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From Tim Bain <tb...@alumni.duke.edu>
Subject Re: Dropping slow AMQP consumer behaviour
Date Tue, 23 Dec 2014 16:36:24 GMT
I'd have thought that if the broker no longer considered the consumer to be
active, it would have stopped sending keep-alive packets, which would then
cause the consumer to abort, but I haven't looked at that code in any depth.

Have you tried setting abortConnection=true on the
AbortSlowConsumerStrategy, to have the broker close the TCP connection when
it aborts the consumer, rather than just sending a request to the consumer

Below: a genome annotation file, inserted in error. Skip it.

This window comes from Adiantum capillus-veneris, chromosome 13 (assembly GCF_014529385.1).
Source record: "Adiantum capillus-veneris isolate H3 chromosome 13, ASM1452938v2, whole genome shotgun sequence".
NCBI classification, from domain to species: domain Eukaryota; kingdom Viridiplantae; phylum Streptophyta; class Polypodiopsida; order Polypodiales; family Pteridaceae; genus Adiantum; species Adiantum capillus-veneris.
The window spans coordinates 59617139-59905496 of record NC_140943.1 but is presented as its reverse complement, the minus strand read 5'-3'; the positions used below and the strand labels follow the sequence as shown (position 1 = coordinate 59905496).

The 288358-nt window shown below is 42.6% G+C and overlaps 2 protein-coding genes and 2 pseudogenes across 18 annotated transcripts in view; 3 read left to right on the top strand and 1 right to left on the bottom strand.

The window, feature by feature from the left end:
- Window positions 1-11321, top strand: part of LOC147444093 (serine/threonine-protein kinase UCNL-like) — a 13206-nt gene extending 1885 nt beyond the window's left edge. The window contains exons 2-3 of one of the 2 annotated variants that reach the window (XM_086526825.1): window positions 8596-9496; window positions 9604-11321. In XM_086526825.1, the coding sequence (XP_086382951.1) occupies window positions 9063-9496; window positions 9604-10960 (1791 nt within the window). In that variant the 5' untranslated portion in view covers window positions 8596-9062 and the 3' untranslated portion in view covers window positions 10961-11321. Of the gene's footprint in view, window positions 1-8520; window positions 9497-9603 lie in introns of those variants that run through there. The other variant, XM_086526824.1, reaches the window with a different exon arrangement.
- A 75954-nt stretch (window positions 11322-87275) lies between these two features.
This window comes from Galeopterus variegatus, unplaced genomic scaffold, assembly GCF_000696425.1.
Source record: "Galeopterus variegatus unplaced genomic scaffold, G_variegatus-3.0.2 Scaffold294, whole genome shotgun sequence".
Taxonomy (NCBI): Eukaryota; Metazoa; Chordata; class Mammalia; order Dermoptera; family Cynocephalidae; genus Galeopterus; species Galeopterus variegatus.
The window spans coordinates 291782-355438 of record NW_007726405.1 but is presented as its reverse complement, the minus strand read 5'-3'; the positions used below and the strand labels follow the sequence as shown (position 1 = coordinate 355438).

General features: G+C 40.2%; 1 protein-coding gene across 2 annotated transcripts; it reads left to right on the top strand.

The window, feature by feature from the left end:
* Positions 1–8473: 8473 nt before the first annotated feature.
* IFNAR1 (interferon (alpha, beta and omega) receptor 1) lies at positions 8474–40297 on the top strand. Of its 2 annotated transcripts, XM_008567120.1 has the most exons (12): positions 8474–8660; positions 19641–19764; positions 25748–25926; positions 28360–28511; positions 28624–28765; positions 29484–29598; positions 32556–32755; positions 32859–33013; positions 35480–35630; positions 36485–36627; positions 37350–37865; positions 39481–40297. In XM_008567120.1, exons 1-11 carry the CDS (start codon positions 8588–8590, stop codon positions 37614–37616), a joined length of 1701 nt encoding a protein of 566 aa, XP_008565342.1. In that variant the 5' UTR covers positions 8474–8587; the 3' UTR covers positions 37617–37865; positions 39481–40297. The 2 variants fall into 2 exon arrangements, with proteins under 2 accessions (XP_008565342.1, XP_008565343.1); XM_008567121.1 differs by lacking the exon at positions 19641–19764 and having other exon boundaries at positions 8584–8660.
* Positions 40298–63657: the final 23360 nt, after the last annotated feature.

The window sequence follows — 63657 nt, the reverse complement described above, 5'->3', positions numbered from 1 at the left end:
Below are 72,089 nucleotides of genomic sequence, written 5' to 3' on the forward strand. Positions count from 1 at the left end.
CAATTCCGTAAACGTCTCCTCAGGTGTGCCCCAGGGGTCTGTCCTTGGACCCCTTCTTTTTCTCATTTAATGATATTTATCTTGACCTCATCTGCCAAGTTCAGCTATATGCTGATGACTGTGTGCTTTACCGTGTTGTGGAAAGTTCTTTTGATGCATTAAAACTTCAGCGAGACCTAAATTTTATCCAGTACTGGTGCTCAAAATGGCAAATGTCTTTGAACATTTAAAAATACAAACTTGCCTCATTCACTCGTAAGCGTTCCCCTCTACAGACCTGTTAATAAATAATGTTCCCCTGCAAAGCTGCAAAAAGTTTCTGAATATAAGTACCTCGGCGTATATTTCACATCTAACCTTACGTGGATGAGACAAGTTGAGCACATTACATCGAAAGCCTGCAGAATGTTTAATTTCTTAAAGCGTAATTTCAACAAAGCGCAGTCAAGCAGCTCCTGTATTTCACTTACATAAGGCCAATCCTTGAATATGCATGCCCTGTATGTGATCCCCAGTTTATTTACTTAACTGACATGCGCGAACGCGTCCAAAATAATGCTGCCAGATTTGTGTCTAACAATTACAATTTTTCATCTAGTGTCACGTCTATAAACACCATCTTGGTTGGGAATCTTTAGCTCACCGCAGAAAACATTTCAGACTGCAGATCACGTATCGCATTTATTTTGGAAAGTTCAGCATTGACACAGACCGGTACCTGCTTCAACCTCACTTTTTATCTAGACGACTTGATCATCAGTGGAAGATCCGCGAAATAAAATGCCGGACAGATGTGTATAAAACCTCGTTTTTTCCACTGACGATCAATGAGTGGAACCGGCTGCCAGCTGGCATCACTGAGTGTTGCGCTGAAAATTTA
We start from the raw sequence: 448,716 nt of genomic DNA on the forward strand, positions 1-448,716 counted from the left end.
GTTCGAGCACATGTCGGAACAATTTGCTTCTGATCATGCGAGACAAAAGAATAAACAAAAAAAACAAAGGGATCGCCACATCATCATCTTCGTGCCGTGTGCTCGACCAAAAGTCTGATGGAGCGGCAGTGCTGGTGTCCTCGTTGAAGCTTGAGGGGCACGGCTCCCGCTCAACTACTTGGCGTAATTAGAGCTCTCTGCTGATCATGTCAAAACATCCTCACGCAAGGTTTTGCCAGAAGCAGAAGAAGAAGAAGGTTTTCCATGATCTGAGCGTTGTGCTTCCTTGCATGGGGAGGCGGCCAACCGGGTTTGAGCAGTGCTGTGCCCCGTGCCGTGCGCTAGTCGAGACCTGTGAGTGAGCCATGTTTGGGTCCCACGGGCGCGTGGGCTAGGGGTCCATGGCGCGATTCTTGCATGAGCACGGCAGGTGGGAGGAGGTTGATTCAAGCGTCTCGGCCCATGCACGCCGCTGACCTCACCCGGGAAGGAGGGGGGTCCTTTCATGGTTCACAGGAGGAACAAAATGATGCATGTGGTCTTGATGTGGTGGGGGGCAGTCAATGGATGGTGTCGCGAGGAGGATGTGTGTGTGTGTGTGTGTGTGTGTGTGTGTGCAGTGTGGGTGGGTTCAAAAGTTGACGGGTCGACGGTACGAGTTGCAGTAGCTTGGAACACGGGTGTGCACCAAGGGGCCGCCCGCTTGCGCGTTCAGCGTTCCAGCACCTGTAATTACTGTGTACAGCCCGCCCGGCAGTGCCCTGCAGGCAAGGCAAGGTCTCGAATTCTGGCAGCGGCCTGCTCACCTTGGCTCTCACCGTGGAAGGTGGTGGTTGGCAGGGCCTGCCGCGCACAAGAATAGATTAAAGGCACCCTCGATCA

to ask it nicely to abort?  I'm not sure if it will change the behavior,
but it's worth a shot.

On Tue, Dec 23, 2014 at 8:27 AM, Marcel Meulemans <
m.meulemans@tkhinnovations.com> wrote:

> > Are you using a non-zero wireFormat.maxInactivityDuration?  This type of
> > situation is exactly what it's intended to detect.
>
> I don't think the AMQP protocol converter implements an
> InactivityMonitor a.t.m. and I won't help I think. The problem is not
> that there is no communication between the two parties (the
> communication is only interrupted briefly), the problem is that the
> client side does not know that ActiveMQ has dropped him as a consumer
> of a particular queue.
>
> --
> Marcel
>

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